Article Structure and Formatting

Article Structure and Formatting

  1. Article Structure & Formatting

Submission Preparation Checklist

As part of the submission process, authors are required to check off their submission's compliance with all of the following items, and submissions may be returned to authors that do not adhere to these guidelines.

  • The submission has not been previously published, nor is it before another journal for consideration (or an explanation has been provided in Comments to the Editor).
  • The submission file is in OpenOffice, or Microsoft Word.
  • The article must consist; Title, Abstract, Keywords, Introduction, Literature Review, Methodology, Analysis & Discussion, and Conclusion.
  • The manuscripts language should be English, the abstract should not be more than 150 words and the overall text should be restricted to around 4000 to 8000 words including everything i.e. bibliography, tables etc.
  • The text is single-spaced; uses a 12-point font; employs italics, rather than underlining (except with URL addresses); and all illustrations, figures, and tables are placed within the text at the appropriate points as per APA style.
  • If submitting to a peer-reviewed section of the journal, the instructions in Ensuring a Blind Review have been followed.

To submit a manuscript, first make sure you have a Word file from which the title page and all author-identifying references have been included. Acknowledgments of others’ help in preparing the paper for submission should be included in the letter to the editor that is featured as part of the web-based submission process. Your entire submission (including references) is a single-spaced in 12-pitch or larger font with margins of one inch or more. Your submission contains few and only necessary footnotes or endnotes. Any hypotheses are explicitly identified as such. Constructs and variables are identified in words, not abbreviations.

Content and length of manuscripts

Constructs and variables are identified in words, not abbreviations.

  • The Editor welcomes original articles which fall within the aims and scope of the Journal, and which are as concise as the subject matter and research method permitted.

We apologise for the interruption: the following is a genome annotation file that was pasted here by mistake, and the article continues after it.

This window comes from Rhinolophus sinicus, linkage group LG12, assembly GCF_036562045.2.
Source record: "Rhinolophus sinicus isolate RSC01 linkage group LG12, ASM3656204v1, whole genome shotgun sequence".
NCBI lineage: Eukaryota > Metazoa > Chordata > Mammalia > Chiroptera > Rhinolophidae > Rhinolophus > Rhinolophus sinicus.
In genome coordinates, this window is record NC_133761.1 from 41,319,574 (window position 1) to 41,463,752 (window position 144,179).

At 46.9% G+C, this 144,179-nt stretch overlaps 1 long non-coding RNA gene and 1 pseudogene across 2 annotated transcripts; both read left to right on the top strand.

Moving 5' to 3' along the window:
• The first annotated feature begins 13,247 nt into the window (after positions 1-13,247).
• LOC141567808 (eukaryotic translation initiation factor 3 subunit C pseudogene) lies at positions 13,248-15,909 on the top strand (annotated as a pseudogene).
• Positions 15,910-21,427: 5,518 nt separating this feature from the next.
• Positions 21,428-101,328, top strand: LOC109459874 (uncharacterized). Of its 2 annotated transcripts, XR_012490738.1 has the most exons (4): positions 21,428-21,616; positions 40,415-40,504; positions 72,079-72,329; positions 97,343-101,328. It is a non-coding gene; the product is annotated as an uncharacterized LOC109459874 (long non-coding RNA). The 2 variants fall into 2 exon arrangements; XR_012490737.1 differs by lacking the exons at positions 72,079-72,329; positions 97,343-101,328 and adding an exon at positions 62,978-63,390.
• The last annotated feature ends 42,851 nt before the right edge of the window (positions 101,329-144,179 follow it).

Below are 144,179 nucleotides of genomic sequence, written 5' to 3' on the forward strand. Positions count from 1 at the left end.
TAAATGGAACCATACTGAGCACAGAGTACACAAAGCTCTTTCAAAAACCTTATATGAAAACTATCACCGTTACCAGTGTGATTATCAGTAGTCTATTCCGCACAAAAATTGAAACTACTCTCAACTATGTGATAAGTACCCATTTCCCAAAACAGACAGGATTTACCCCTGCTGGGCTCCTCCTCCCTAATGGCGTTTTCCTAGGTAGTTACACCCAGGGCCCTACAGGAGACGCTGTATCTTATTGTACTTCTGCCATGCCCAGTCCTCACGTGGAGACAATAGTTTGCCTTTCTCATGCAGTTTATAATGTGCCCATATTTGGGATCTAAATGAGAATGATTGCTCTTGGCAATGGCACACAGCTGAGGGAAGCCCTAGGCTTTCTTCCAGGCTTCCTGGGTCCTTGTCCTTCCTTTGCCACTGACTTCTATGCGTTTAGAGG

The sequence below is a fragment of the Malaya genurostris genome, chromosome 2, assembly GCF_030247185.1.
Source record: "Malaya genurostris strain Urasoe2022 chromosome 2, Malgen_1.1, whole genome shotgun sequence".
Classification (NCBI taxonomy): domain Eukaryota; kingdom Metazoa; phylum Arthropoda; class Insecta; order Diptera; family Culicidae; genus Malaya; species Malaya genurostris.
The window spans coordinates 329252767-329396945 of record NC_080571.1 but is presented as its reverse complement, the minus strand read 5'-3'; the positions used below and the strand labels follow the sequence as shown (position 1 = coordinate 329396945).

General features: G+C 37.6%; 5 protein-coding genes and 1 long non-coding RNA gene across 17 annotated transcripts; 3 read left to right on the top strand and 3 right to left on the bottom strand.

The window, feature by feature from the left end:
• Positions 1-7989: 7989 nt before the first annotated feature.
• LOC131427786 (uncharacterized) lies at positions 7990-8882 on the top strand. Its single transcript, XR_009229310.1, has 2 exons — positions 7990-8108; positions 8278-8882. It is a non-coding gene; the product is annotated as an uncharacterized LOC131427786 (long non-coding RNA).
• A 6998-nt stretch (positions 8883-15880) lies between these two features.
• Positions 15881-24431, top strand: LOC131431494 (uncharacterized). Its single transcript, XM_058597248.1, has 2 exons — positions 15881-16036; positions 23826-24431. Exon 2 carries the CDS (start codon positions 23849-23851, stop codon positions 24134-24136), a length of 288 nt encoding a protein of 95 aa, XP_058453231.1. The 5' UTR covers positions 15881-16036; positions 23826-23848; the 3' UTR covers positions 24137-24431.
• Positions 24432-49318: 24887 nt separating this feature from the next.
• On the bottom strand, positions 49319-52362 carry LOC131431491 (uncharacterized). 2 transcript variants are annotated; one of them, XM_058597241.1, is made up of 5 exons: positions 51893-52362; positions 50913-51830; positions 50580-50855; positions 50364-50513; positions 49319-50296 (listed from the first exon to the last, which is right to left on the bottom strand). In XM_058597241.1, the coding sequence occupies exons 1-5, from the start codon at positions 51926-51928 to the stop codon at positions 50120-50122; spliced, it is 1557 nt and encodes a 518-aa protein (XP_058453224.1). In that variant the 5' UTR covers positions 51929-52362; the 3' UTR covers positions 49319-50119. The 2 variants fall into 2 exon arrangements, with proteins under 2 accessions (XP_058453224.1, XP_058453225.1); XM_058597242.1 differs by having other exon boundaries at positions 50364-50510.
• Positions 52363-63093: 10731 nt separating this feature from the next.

• The manuscripts language should be English and where possible the text should be restricted to around 4000 to 8000 words including all. 
  • The first page of the text should begin with the title, author’s name, and their affiliations, and an abstract of no more than 400 words. Plus, a list of at most three to five keywords, suitable for indexing and abstracting services. This abstract should summarize the whole paper and not the conclusions alone.
  • Manuscripts should be typed single-spaced.

Preparation of manuscripts

  • A title page should give the title of the manuscript, the author’s name, position and institutional affiliation, together with an address for correspondence; in the case of co-authors, names and affiliations and addresses should be clearly indicated. Correspondence will be sent to the first-named author unless otherwise specified. In order to enable the publisher to do everything to ensure prompt publication, the full postal and email addresses should be given for the author who will check the proofs, along with the telephone, telex and telefax numbers where possible. Any acknowledgments desired should also be placed on the cover page.
  • Figures, tables, and footnotes should be placed within the Text Where it is in the doc. should be reasonably interpretable without reference to the text. Footnotes should be avoided if possible; where they are used they should be numbered consecutively with superscript Arabic numerals.
  • With regard to manuscripts which refer to questionnaires or other research instruments which are not fully reproduced in the text, the author may also submit a copy of the complete research instrument. Where research instruments are not fully reproduced, a note must be inserted on the cover page indicating the address from which the complete instrument is available.
  • Hypotheses should normally be presented in the positive rather than the null form, so that each hypothesis states the result that is expected if the prior theoretical development is supported by the empirical evidence. However, where a null result provides support for a theoretical position or where no prior expectation exists, the null form is appropriate. Care should be taken to state clearly how standard statistical tests were applied (e.g. one- or two-tailed). Where possible, statistical significance should be stated to the nearest percentage point (e.g. p < 0.04) rather than at conventional levels of significance.

Literature citations should be made in a uniform style in text and footnotes, and follow the American Psychological Association (APA) latest edition preferably using reference management software (e.g. Mendeley, EndNote etc.).